REGINA, Sask. Dec. 14, 2007 – The appeal by William Whatcott to the Saskatchewan Court of Queen’s Bench from his conviction and fine of $17,500.00 by the Saskatchewan Human Rights Tribunal was denied by the Judgment of Mr. Justice F. Kovatch in a decision received on December 11, 2007.

Mr. Whatcott expressed great disappointment and indicated that it was his intention to appeal the decision to the Saskatchewan Court of Appeal.

“The decision makes it difficult for parents to stop homosexual propaganda from being taught in the public school system or at universities”, Mr. Whatcott said, noting that he intends to continue to fight for the right to speak out against homosexual behaviour.

The tribunal ruling followed a hearing in 2005 which stated Mr. Whatcott showed “a clear pattern of practice of disregard for protected rights” when he distributed flyers in Regina and Saskatoon in 2001 and 2002 railing against homosexuality being taught in the Saskatoon Public School system and at the University of Saskatchewan. In the opinion of the human rights tribunal the flyers promoted hatred against homosexuals by referring to them as pedophiles and child molesters.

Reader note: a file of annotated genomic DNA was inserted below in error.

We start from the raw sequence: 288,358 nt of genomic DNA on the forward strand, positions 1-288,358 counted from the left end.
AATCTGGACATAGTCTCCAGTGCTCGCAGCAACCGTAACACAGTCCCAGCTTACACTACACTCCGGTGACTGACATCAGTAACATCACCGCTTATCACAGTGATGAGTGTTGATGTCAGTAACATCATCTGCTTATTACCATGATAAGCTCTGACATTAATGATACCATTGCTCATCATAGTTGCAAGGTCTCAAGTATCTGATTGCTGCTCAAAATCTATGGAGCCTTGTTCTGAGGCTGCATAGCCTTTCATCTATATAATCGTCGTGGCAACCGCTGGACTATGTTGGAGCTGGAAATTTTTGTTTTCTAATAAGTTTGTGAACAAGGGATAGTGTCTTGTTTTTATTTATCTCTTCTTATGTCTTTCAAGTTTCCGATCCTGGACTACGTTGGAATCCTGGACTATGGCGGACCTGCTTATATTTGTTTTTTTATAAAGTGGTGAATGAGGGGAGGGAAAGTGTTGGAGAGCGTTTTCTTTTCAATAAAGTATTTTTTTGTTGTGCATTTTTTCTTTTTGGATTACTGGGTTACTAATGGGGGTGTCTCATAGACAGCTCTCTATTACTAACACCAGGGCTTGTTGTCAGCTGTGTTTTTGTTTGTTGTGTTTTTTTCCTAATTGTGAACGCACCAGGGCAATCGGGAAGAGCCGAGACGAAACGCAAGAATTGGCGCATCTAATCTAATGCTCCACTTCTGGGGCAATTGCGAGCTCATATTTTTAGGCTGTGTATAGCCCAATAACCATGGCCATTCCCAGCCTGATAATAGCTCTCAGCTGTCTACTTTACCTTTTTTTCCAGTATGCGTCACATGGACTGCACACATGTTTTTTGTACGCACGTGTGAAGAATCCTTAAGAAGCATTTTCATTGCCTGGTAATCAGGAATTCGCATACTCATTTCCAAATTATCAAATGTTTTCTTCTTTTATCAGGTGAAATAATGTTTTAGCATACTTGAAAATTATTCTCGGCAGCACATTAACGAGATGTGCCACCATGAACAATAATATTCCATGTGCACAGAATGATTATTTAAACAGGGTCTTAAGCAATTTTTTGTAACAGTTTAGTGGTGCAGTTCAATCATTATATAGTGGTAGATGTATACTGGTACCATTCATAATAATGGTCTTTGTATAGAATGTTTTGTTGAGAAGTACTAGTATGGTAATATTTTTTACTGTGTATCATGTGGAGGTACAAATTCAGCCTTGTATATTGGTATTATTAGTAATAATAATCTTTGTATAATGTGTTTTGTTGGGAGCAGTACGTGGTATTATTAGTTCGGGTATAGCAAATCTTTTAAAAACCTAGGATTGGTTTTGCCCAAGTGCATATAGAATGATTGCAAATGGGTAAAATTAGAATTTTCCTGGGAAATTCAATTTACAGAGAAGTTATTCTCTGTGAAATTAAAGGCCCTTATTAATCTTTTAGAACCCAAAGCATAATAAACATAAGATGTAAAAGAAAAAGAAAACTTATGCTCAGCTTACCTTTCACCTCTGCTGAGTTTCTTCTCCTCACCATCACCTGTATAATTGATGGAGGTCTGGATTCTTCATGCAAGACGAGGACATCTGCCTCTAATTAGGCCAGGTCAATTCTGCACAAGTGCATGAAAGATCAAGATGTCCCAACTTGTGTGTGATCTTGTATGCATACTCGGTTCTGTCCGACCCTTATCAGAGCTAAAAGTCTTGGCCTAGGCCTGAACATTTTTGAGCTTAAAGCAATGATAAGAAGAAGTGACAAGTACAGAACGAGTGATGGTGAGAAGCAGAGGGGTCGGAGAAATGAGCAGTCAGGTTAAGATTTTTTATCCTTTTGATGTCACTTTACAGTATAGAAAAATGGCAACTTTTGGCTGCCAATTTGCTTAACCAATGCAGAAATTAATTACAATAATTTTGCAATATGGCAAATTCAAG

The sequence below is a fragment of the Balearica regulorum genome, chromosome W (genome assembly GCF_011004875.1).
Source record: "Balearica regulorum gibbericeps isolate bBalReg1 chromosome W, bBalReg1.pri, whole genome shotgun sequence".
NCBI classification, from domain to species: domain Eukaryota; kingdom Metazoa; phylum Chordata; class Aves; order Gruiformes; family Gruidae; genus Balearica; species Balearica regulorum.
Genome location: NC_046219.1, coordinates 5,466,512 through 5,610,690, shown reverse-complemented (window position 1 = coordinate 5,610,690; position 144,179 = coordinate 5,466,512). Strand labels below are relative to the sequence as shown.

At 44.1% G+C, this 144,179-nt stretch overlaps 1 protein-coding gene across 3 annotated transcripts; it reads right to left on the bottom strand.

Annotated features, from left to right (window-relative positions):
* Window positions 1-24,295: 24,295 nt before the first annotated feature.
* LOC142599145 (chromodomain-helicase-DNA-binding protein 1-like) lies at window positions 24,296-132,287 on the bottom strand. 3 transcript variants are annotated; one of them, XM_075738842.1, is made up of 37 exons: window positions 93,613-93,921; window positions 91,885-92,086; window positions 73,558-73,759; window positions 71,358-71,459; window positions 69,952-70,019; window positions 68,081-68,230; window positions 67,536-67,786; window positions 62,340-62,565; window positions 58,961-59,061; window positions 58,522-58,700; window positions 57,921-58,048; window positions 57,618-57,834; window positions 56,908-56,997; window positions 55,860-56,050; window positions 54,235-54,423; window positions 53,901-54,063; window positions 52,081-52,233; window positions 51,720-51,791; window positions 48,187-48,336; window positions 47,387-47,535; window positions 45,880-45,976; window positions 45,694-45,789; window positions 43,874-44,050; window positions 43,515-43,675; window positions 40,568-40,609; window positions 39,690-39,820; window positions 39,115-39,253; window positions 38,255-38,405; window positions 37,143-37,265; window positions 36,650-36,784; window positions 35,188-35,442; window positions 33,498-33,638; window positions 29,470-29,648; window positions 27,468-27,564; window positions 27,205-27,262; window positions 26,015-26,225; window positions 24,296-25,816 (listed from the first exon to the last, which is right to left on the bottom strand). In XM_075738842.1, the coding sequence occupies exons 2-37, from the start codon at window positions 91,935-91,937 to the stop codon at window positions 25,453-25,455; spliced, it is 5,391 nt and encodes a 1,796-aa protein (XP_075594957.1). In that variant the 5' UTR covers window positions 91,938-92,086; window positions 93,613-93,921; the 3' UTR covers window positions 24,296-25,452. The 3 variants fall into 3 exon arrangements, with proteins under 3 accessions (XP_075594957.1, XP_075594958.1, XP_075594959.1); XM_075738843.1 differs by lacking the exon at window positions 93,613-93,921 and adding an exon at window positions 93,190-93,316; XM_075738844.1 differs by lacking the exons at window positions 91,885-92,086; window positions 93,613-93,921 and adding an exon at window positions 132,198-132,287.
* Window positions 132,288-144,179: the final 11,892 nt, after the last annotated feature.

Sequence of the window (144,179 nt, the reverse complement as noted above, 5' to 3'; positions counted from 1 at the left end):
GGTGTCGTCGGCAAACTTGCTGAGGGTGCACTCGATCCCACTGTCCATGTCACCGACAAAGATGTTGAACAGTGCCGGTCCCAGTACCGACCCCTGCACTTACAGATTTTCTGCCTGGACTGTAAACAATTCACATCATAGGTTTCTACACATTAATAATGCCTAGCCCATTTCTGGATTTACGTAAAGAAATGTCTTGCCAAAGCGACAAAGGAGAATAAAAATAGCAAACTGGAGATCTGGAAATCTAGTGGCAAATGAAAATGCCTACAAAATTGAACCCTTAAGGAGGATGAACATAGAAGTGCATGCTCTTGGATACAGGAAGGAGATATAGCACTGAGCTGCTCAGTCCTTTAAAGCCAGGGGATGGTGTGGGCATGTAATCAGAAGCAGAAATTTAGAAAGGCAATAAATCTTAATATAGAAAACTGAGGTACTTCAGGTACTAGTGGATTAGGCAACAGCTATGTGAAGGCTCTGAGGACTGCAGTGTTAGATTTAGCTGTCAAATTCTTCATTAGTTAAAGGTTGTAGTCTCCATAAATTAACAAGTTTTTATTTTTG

During the Queen’s Bench appeal Mr. Whatcott’s lawyer, Thomas Schuck, argued his client was following his religious morals when he distributed the flyers. Mr. Schuck added the tribunal decision puts “a chill on free speech” if people have to constantly worry that what they say may put them at odds with the commission. He added that “the decision is a sign that freedom of speech is slipping away from Canadians.”

Mr. Whatcott was charged with spreading hate against homosexual persons for the distribution of material objecting to an advertisement that ran in Saskatchewan’s largest gay paper, Perceptions, seeking boys for activities that specifically mentioned that their “age….not so relevant”.  The material distributed by Mr. Whatcott also objected to gay material promoting the gay culture and beliefs entering into the Saskatoon Public School System and the University of Saskatchewan.

Thomas Schuck indicated that the appeal raised the constitutionality of the Saskatchewan Human Rights Code in the event that it is now illegal to criticize the sexual behaviour of some homosexuals.  As a result, the Attorney General of Saskatchewan intervened in support of the tribunal and filed a brief supporting the tribunal, as well.

© Catholic Civil Rights League, 2007